• If you can hold on to a pet, their family will have an easier time getting them back if they stay in the neighborhood they were found. We can provide those who find lost pets with food and offer kennels, leashes, and collars when available.
Open up your home to a pet in need by adopting or fostering

We’re asking the community to urgently open up their homes to a pet in need by adopting or fostering. All adoptable pets have been deemed healthy by the shelter’s veterinary team and have not exhibited any symptoms of upper respiratory illness. Every adoptable pet has had a wellness exam from shelter veterinary staff, been spayed or neutered, received their initial vaccines, and is microchipped with national registration.

View our adoptable pets. 

Not looking to adopt? Foster homes are urgently needed to help care for the dogs currently receiving treatment as well as for the many healthy shelter pets waiting to be adopted to help clear up space.

Apply today to become a foster.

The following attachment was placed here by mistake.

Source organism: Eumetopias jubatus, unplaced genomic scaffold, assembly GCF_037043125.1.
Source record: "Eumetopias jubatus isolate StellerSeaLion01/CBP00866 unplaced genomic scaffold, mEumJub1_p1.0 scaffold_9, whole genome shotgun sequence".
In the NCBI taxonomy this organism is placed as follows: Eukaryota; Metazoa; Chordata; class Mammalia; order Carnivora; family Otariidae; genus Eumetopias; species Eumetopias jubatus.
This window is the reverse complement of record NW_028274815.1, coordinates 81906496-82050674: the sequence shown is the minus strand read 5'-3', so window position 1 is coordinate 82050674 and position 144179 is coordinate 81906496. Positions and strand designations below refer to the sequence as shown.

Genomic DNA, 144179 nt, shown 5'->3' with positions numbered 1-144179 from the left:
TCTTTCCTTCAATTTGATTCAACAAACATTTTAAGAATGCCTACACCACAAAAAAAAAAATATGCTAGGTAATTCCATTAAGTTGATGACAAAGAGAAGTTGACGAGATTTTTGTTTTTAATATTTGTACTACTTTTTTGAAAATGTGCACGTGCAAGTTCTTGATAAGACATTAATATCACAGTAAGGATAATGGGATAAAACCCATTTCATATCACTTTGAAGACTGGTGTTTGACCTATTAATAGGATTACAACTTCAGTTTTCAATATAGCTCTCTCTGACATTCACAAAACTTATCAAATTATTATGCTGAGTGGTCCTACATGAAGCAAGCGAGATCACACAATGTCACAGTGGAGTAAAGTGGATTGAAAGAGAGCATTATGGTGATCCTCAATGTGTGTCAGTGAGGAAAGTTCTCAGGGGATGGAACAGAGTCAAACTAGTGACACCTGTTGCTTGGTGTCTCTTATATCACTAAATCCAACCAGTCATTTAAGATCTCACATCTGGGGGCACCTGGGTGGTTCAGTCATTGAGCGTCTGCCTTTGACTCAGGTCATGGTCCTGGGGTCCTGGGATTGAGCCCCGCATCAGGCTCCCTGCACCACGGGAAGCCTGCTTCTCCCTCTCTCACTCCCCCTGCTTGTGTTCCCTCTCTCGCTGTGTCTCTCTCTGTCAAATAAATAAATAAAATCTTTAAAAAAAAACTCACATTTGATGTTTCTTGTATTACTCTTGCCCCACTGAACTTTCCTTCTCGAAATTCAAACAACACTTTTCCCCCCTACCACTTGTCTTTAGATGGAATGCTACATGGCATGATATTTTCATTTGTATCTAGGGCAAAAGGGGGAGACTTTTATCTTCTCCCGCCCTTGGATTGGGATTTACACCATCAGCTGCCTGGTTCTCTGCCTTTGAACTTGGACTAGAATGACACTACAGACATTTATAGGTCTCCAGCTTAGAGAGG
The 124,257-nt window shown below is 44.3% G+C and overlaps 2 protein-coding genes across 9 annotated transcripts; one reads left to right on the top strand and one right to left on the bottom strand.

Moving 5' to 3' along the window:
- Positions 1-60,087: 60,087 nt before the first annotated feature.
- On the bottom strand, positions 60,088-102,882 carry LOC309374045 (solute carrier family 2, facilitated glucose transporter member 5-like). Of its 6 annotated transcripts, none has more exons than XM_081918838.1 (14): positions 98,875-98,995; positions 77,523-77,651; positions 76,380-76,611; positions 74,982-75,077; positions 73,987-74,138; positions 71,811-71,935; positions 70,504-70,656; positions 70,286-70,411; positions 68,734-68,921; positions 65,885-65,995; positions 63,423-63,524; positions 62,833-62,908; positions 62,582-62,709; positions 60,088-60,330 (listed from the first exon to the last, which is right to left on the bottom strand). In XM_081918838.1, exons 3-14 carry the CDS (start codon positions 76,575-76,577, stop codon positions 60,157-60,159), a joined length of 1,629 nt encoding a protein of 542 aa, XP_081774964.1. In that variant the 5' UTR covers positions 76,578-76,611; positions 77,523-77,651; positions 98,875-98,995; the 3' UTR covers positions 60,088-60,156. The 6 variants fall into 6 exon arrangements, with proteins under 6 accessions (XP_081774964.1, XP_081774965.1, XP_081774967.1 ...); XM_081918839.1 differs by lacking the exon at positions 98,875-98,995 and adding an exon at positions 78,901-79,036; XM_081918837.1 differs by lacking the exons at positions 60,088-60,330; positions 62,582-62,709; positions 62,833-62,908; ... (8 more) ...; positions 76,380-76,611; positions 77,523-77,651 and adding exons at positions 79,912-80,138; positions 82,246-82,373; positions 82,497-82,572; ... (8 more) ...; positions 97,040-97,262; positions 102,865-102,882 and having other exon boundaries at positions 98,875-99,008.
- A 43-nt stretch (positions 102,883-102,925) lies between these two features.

“Shelter pets need the community’s help now more than ever,” says Lindsey Heaney, communications manager at the Humane Society for Tacoma & Pierce County. “If you have space and love to spare right now, even for a temporary time, please consider fostering or adopting.”

Donate to help pets in need

The community can also help by donating to support the shelter’s lifesaving medical efforts and to continue caring for the many pets in need.

Donate to help save lives today. 

The shelter is in immediate need of the following supplies:

  • Unopened bags of dog food
  • Gently used dog collars and leashes
  • Plastic pet travel crates
  • Training/pee pads
  • Reusable cleaning gowns
  • New or gently used towels

Donated items can be brought to the shelter during Adoption Center hours Tuesday through Sunday from 11:00 a.m. – 5:30 p.m. or purchased on the shelter’s Amazon and Chewy wish lists.

Posted In:
Share Article